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The Evolution of Contacts

If you are one of the millions of people who wear contact lenses every day, you probably have not given much thought about the evolution of contacts. We know why they are worn since they provide an alternative to glasses. It works for those who prefer the convenience of improved vision without having a device sitting on their noses all day long.

But contacts have come a long way, baby! They have an interesting past and some exciting and surprising future contact lensinnovations on the way. Let’s see how well you understand those tiny clear discs you put into your eyes and explore how contacts will be used in the future.

History of Contacts

You might be surprised to learn that Leonardo da Vinci was one of the first to conceive of contact lenses back in the 16th century. Those early ideas were just a dream until an English astronomer suggested that a mold of the eye could correct vision.

In the 19th century there is debate about who actually came up with the idea of a glass contact lens, but it covered the entire eye including the white part called the sclera. Thus this lens was known as the sclera lens, but they were too uncomfortable to become successful or popular.

It was not until the 1940s that any real improvements were made. An optician created the first modern gas permeable contact lens. They were made from a non-porous plastic and only sat on the cornea making them smaller and more comfortable.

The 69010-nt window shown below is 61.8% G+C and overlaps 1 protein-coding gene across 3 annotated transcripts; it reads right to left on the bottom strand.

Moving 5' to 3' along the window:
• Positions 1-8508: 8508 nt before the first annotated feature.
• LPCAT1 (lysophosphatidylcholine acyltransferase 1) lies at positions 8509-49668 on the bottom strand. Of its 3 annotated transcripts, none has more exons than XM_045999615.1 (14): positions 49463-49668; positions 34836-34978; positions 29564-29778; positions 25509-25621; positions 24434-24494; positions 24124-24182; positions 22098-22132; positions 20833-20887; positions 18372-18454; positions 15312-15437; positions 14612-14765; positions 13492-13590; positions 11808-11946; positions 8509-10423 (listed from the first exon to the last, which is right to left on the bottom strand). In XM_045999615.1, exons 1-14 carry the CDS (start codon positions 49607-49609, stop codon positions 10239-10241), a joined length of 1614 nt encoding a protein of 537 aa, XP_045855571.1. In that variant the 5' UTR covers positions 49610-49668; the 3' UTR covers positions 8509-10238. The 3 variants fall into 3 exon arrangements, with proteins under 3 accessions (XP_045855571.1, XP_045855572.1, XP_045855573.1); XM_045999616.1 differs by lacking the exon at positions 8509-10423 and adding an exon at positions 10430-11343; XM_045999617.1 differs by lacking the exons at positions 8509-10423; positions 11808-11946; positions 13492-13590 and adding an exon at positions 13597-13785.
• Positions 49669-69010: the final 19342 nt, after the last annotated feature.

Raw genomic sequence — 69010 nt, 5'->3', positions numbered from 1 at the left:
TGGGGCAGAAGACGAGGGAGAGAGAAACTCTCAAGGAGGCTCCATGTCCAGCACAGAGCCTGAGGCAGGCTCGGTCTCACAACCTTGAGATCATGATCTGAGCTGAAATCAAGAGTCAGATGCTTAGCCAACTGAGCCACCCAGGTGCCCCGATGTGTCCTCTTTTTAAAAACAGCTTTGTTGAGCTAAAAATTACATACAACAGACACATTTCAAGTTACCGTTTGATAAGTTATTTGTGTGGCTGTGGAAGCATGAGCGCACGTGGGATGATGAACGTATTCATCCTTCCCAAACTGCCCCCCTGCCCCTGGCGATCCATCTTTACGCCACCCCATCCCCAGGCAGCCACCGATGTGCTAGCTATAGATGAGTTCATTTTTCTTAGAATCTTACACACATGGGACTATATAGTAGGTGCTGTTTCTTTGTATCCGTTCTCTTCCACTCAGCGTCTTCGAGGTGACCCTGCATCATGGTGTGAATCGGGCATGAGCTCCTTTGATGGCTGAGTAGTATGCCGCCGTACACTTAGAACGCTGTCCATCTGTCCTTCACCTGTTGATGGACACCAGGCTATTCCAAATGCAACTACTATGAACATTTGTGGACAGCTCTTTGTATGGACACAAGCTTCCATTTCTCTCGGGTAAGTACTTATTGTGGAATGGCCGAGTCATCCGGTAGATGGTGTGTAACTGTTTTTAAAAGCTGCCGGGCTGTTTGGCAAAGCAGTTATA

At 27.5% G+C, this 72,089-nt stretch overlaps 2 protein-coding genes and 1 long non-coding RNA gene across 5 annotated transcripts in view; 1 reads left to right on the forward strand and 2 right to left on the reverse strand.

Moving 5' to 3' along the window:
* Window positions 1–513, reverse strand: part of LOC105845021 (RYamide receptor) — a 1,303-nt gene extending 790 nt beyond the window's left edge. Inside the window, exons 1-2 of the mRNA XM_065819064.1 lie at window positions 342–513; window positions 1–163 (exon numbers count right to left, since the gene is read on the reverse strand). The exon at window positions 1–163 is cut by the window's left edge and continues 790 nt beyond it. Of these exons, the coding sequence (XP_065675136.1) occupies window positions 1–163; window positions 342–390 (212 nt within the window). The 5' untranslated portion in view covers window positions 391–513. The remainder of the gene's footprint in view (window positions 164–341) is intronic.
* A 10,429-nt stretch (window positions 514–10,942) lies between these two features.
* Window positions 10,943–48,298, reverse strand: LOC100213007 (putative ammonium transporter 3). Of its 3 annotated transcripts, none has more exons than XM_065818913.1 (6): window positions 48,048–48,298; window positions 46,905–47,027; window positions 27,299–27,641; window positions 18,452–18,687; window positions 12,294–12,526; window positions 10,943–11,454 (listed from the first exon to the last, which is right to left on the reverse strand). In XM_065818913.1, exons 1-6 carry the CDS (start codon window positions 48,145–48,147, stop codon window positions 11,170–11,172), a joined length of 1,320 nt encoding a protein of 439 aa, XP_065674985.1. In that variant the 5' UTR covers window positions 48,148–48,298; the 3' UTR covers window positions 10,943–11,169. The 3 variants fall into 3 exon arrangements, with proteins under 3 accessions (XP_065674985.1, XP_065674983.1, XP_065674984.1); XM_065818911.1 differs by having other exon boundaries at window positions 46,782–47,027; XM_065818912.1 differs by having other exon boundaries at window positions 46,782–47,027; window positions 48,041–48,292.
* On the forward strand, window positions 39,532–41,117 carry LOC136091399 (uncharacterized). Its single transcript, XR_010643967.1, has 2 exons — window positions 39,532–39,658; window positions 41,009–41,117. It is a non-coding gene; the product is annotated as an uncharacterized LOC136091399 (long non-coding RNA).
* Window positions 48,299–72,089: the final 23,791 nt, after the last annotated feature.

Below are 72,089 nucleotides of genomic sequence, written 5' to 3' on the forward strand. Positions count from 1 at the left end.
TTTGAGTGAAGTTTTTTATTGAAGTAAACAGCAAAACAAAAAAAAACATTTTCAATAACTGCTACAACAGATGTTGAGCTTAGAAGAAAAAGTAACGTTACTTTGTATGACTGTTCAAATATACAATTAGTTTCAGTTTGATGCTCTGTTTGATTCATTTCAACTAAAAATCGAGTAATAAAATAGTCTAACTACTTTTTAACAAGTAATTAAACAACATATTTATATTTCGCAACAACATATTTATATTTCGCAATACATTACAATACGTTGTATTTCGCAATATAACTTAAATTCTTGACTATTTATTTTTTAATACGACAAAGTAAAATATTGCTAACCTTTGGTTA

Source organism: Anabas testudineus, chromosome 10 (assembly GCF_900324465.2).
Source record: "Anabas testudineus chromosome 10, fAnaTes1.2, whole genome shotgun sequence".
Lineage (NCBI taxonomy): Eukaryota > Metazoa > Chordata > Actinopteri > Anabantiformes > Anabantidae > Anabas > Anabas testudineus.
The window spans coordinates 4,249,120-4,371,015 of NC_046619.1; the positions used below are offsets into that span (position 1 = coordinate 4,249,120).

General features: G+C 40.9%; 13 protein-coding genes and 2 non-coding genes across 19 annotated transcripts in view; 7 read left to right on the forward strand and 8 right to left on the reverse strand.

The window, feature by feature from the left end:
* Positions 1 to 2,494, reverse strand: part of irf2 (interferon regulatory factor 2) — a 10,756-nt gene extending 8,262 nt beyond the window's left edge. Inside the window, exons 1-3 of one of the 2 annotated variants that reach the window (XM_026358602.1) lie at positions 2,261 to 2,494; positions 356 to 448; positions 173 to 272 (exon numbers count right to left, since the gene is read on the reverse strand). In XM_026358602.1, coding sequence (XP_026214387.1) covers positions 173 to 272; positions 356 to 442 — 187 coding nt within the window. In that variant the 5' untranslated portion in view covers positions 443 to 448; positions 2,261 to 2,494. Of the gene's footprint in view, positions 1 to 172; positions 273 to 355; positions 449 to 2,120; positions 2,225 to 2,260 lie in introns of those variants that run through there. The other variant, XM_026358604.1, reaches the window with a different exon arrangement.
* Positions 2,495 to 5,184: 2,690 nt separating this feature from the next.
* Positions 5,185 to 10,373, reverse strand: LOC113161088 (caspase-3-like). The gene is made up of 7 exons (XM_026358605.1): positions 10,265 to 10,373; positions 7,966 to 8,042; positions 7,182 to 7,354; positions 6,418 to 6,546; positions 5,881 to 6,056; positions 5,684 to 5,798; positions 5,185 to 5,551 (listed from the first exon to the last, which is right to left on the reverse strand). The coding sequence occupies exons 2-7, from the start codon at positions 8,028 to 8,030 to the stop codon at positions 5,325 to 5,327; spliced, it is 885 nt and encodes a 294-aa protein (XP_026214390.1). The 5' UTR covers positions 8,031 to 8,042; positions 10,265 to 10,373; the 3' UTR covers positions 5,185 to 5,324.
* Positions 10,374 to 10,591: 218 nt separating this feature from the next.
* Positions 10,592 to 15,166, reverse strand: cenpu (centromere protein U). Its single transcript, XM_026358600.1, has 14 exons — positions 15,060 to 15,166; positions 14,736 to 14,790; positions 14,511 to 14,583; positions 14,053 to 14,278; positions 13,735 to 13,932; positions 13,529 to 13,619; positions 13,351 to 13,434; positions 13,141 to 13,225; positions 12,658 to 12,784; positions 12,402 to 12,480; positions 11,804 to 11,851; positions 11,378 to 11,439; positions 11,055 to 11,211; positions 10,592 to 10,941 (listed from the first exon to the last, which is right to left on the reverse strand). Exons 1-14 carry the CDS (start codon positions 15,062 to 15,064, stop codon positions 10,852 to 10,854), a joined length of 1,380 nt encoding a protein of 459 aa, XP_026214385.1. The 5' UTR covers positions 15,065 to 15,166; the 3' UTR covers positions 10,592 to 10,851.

As fitting expertise improved and manufacturing techniques progressed, contact lenses become more and more popular in the 1950s and 1960s.

From there other significant improvements followed:

  • 1979 first rigid GP contact lens
  •  1981 first extended wear contacts
  •  1982 soft bifocals
  •  1987 disposables
  •  1995 daily disposables

The number of people wearing contact lenses exploded once the comfort level improved. Now these silicon hydrogel lenses allow for oxygen and hydration and can be worn overnight. Some are continuous wear and others are disposable.

The Amazing Future of Contacts: Smart Lenses

Google and other large companies like Novartis are teaming up to take contact lenses to the next level creating “smart lenses.” Most of these futuristic improvements are still in the preliminary stages, but corporate giants would not be investing money if they did not expect the evolution of contacts to continue.

Imagine this:

  •  A contact lens that can provide biomarkers for certain cancers which would be especially useful for those patients in remission
  •  A contact lens that delivers your drugs: glaucoma patients would receive a slow steady stream of medications rather than a short concentrated dose
  •  A lens that will measure the intra-ocular pressure (IOP) in glaucoma patients
  • Glucose management for diabetes patients since the glucose level will be monitored through tears rather than blood
  •  A lens which can actually repair a damaged cornea and restore vision without an invasive procedure
  • A telescope inside a contact lens for patients with low vision or macular degeneration
  •  The ability to capture images and displays while still viewing normal surroundings (yes, similar to Mission Impossible and Terminator movies)
  •  Those with automatic focus built in to aid patients with reading issues like presbyopia
  •  A lens with a camera built in which would capture images, send them to your smart phone and convert to audible warnings for low vision or blind patients

There are dreamers and scientists all working to make these ideas a reality. Of course it won’t happen in the blink of an eye, but many of these innovations may become available in our lifetime.

If you or someone you know has questions about the benefits of today’s contact lenses, OptiVision Eye Care is here to help.